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Buildings, structures, programs, transportation services, public services, etc. that are designed or modified to enable people with disabilities to use them without undue difficulty and that conform to Americans with Disabilities Act (ADA) requirements. Examples include ramps for entering and exiting buildings, TTY relay services for telephone use, lifts on public transportation, personal assistance, and documents in Braille, large print, CD, etc.

Acquired Brain Injury (ABI)

A brain injury that occurs after birth. It can be a result of an internal injury (e.g., tumor, stroke, aneurysm), an external injury (e.g., motor vehicle accident, fall, sports injury) or ingestion of a toxic substance.

Adult Basic Education

A program offered by community colleges for adults who have not completed an eighth-grade education in the public schools. The objectives of the program are increasing basic skills in reading, writing and computation, with an emphasis on developing critical thinking skills.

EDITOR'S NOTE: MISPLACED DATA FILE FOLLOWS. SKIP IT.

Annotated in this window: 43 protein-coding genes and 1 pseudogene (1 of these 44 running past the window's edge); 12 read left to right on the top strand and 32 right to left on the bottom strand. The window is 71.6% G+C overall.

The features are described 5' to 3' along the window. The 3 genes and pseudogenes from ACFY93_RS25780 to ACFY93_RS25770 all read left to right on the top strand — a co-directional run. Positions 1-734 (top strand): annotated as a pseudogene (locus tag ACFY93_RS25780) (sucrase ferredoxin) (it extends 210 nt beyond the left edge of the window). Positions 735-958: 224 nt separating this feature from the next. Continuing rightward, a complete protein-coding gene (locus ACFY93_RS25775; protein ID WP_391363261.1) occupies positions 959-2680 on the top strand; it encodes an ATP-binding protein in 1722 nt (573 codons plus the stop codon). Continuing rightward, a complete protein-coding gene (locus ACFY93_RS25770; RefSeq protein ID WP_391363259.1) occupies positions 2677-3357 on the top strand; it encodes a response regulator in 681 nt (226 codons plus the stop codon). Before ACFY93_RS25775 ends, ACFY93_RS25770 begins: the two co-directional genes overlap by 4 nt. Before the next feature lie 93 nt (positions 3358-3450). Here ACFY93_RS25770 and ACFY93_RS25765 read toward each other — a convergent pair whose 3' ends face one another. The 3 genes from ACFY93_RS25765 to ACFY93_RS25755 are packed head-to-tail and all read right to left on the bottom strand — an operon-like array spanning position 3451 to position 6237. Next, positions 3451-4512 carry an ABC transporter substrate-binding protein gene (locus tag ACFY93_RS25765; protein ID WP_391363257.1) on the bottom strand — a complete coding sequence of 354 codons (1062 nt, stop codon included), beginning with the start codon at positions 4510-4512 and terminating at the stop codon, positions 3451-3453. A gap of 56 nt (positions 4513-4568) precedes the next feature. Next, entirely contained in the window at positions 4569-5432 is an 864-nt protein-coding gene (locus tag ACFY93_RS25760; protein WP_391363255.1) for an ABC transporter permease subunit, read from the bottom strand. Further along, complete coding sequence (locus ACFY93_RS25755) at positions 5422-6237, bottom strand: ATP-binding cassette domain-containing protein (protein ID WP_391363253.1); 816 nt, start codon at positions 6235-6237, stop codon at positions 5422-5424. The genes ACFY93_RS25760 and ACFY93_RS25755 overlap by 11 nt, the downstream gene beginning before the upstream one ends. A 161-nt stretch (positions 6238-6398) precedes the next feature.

Adult Developmental Vocational Program (ADVP)

Activities designed to prepare adults with developmental disabilities to live and work as independently as possible.

Americans with Disabilities Act (ADA)

A federal law providing comprehensive civil rights protections for individuals with disabilities similar to those provided to individuals on the basis of race, sex, national origin and religion. It guarantees equal opportunity for individuals with disabilities in employment, public accommodations, transportation, state and local government services and telecommunications. See also the relevant Federal Civil Rights Law section for a brief discussion of the ADA.